Infinite Power Raises $20M, Brings In Al Gore’s Firm

A startup developing next-generation thin film batteries, which can be made into moldable shapes, has closed a sizable round of funding and brought in Al Gore’s investment firm. Infinite Power Solutions, which we reported was looking to raise $20 million last month, says this morning it has closed that $20 million Series C round, and brought in new investors Generation Investment Management (Gore’s firm), and including return investors D. E. Shaw Ventures, Polaris Venture Partners (Bob Metcalfe’s firm), Core Capital Partners, and Applied Ventures, the VC arm of Applied Materials.

Littleton, Colo.-based Infinite Power says it will use the funds to build out manufacturing capacity, grow its sale,s and conduct more R&D for its batteries, which have the power of standard lithium-ion cells, but can be developed into flat, tiny and other non-traditional shapes for the gadget, sensor, and medical devices markets.

Price has long been the problem with thin film batteries. Manufacturers have to get the cost of the batteries low enough to be able to compete with coin-cell batteries, the circular batteries often used in watches, according to a recent report from research firm Frost & Sullivan.

But Infinite Power, founded in 2001, says it has already built out its first factory in Littleton to produce its thin film batteries — dubbed the Micro-Energy Cell (MEC) — and has been selling its batteries to developers of wireless sensor, RFID tags, medical devices, automotive and military products. The company licenses its technology from Oak Ridge National Laboratory.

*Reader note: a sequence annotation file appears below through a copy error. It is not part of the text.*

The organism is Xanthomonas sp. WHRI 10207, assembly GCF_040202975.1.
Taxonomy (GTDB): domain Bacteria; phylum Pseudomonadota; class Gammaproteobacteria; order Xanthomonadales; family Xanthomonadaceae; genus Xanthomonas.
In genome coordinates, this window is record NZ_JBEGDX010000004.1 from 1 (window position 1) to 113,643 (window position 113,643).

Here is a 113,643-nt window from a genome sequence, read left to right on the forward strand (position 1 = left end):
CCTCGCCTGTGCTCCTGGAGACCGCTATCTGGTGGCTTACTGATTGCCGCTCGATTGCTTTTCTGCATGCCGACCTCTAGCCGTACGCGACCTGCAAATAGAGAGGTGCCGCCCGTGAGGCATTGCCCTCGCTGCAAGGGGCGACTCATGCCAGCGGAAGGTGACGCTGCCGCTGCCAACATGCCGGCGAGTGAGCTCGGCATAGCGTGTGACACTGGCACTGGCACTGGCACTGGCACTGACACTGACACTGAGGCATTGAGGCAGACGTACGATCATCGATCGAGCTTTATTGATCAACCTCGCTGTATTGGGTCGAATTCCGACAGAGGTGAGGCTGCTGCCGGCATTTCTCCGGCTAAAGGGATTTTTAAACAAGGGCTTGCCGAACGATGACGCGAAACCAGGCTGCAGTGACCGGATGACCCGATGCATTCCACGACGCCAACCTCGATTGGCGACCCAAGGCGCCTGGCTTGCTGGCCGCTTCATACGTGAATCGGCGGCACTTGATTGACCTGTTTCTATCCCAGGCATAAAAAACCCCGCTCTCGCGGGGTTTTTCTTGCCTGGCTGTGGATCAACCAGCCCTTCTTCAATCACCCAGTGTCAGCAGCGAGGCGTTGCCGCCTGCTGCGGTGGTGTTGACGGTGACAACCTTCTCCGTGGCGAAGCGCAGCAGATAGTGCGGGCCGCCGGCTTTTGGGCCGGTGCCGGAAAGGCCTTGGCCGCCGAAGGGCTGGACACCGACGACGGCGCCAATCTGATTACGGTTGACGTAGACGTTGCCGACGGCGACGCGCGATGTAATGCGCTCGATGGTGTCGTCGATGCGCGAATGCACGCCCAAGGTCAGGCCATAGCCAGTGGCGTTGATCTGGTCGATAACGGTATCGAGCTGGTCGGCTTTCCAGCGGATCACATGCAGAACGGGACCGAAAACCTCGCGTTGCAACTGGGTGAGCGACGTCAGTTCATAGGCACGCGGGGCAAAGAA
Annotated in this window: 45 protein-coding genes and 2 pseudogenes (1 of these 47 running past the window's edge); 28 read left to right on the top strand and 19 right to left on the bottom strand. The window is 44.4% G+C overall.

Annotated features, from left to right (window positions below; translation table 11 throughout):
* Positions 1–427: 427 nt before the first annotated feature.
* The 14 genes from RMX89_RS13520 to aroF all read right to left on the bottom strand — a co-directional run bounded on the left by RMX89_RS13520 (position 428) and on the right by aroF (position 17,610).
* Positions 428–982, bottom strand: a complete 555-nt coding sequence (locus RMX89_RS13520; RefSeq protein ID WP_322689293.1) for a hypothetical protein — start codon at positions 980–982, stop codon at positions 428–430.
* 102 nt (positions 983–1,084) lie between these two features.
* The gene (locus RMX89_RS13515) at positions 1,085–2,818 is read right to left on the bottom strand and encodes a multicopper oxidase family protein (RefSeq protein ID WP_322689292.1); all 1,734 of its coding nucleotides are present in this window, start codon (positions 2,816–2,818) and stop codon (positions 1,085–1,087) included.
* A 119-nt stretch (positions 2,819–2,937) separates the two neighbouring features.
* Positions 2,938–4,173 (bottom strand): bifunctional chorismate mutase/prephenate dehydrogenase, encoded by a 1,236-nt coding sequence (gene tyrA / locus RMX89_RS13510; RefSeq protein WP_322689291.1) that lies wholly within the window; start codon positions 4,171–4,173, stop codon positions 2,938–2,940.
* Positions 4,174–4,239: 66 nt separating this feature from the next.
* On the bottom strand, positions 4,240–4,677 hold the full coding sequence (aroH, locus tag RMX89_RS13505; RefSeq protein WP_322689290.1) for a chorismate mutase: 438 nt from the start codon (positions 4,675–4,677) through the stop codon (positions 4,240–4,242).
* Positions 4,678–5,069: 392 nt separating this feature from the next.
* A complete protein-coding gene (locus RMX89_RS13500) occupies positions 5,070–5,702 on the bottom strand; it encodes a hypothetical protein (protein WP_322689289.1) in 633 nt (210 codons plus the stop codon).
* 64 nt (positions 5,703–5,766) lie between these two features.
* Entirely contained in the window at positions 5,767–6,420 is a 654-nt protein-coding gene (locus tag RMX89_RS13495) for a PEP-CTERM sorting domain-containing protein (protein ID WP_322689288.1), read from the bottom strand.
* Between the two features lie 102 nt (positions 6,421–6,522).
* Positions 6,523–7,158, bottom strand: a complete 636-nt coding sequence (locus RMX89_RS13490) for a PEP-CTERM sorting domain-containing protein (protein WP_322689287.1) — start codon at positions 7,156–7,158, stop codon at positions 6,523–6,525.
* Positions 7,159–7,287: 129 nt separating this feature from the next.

Partnership deals will clearly be the key to success for Infinite Power. On that note, the company has signed an agreement to supply its batteries for products that Lockheed Martin (s lmt) is developing for military and civil applications, and has also signed a deal with Arrow Electronics (s arw).

Infinite Power isn’t the only thin film battery startup, and competitors include Planar Energy and Cymbet Corp. But Infinite says its ultra-thin rechargeable batteries deliver higher power than its competitors’ and also last longer, have longer shelf lives, and can be recharged more times. The company has said its batteries can be recharged more than 60,000 times and made as thin as 15 microns.

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